Exogenous ABA induces full desiccation tolerance in hydrated leaves of the monocot Borya constricta (Gaff and Loveys, 1984). In the resurrection plant C. plantagineum, the induction of the desiccation tolerance pathway is also ABA-dependent (Bartels and Salamini, 2001). As Borya constricta is poikilochlorophyllous (Gaff, 1989) and C. plantagineum is homiochlorophyllous (Farrant et al., 2007) the importance of ABA in conferring desiccation tolerance cannot be inferred from the degree of chlorophyll exhibited by resurrection plants during dehydration. A non-ABA pathway appears to regulate desiccation tolerance in S. stapfianus. ABA in dehydrating S. stapfianus does not elevate substantially until the latter stages of dehydration, reaching a peak between 40 and 15% RWC. This is well after the initiation of the desiccation tolerance program which occurs around 60% RWC (Gaff and Loveys, 1993). While ABA accumulation in non-resurrection plants induces mechanisms that allow the survival of mild water-deficit, it can also induce chlorophyll degradation and senescence (Back and Richmond, 1971; Lim et al., 2003). In many desiccation-tolerant poikilochlorophyllous monocots, the link between dehydration-dependent chlorophyll degradation and leaf senescence has been uncoupled. Whereas in ABA-dependent homiochlorophyllous resurrection plants, such as C. plantagineum, it appears that a mechanism for attenuating both ABA-induced chlorophyll degradation and senescence as it dehydrates is present. An interesting function associated with ABA signaling has been proposed for the lysine-rich LEA-like protein CDeT11-24 from C. plantagineum based on its ability to bind phosphatidic acid (PA) in vitro (Petersen et al., 2012). LEA proteins, which are highly expressed in the leaves of resurrection plants during dehydration, have no apparent inherent catalytic activity but their predicted functions include the formation of stabilizing filaments within the cytoplasm and acting as molecular chaperones by retaining the hydration shell for proteins during desiccation (Wise and Tunnacliffe, 2004; Bartels, 2005). The C. plantagineum LEA-like protein, CDeT11-24 binds specifically to PA. PA is produced in plants in response to several stresses including drought and acts as a stress signal (Testerink and Munnik, 2005). A signaling function of PA involves the disruption of binding of 2C protein phosphatases (PP2Cs) to the ABA receptor (Park et al., 2009). PP2Cs, such as ABI1, act as negative regulators of ABA signaling and this disruption of receptor binding allows transduction of the ABA signal. Petersen et al. (2012) have hypothesized that the drought-induced membrane-binding of this lysine-rich LEA protein may interfere with the PA–ABI1 interaction and attenuate ABA signaling. Several LEA proteins that are differentially expressed in desiccation-tolerant tissue of S. stapfianus during dehydration have been identified (Blomstedt et al., 1998a,b; Le et al., 2007). Interestingly, one of the S. stapfianus lysine-rich LEA proteins, when ectopically expressed in Arabidopsis, locates to the chloroplast and appears to reduce ABA-related stress responses of the transgenic plants and to affect ABA-induced stomatal closure (Ling, 2011).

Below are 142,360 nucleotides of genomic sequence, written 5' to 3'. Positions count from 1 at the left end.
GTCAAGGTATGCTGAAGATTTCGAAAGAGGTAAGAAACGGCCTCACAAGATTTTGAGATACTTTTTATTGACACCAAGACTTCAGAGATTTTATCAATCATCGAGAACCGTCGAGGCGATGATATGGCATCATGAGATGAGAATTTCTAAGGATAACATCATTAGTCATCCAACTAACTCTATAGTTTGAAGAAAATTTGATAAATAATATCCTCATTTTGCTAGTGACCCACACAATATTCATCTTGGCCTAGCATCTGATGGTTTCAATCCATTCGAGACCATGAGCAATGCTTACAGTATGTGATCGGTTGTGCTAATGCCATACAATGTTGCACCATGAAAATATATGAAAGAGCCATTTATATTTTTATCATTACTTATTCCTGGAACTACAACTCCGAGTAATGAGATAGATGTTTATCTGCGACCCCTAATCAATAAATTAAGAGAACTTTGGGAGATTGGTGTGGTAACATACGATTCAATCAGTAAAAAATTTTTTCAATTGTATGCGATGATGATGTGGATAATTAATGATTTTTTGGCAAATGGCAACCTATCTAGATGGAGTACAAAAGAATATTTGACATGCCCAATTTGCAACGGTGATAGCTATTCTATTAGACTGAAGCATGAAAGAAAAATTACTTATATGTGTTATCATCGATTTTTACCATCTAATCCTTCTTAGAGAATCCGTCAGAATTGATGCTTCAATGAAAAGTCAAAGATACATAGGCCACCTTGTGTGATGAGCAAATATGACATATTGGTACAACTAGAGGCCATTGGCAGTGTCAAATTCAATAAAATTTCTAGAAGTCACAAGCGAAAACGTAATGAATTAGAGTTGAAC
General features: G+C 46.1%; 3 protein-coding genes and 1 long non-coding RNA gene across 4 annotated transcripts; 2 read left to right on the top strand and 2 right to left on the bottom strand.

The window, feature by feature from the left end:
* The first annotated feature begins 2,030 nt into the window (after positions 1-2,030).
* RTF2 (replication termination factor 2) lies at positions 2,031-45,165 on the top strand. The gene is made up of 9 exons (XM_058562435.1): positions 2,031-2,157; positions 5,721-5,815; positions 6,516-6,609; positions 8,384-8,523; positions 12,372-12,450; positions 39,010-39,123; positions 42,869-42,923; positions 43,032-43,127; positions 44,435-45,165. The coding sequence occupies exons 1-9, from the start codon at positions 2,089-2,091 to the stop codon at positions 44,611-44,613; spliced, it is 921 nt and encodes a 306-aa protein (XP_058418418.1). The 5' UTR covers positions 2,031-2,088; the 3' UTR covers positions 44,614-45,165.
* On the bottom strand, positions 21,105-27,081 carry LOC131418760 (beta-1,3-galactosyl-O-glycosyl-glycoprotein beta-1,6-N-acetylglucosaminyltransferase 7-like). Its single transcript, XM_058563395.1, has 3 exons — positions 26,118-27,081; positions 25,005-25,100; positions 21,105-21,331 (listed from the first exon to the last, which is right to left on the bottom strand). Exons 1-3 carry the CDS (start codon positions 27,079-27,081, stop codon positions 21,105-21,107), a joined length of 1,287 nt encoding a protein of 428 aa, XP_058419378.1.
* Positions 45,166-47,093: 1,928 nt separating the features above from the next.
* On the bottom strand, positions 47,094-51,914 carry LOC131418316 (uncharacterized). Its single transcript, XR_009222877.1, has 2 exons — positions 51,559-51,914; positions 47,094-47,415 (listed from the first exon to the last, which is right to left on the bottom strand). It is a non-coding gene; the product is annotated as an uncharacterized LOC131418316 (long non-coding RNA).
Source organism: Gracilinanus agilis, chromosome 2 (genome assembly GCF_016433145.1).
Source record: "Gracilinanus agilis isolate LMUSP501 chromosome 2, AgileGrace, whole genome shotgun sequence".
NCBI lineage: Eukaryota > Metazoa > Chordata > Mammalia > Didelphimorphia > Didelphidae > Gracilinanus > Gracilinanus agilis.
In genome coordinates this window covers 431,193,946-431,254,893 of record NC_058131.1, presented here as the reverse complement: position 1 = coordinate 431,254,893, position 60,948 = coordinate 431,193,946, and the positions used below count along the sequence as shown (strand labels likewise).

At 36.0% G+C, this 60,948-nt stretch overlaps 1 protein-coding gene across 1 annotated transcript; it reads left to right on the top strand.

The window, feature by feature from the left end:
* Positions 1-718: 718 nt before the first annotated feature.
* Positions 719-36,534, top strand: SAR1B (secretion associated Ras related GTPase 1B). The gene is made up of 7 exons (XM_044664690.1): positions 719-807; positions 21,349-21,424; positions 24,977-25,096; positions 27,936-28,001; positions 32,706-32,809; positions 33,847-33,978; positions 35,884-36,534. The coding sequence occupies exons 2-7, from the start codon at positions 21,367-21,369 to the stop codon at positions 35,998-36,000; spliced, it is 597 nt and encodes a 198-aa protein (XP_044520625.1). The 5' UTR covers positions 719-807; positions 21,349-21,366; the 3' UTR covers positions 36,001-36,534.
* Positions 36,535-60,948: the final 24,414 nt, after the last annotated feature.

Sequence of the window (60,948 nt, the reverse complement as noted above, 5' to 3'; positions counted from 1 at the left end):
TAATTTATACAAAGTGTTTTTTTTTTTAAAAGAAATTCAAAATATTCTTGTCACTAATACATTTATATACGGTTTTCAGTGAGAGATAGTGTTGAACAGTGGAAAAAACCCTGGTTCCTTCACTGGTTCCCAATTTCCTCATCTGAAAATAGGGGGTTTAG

The activity of stress-related hormones, such as ABA, responsible for driving drought responses would normally be considered advantageous in the tissues of a dehydrating plant (Thompson et al., 2007). However, the rate of water-loss and growth retardation of resurrection plants under drought is rapid, when compared to many other plant species. This suggests that the primary survival response of resurrection plants like S. stapfianus experiencing drought is not to initiate measures to restrict water-loss or maintain normal metabolism, but to instigate the desiccation tolerance pathway. Hence, S. stapfianus may have several mechanisms to eliminate traditional stress-related hormonal responses to water-deficit during establishment of the desiccation tolerance program.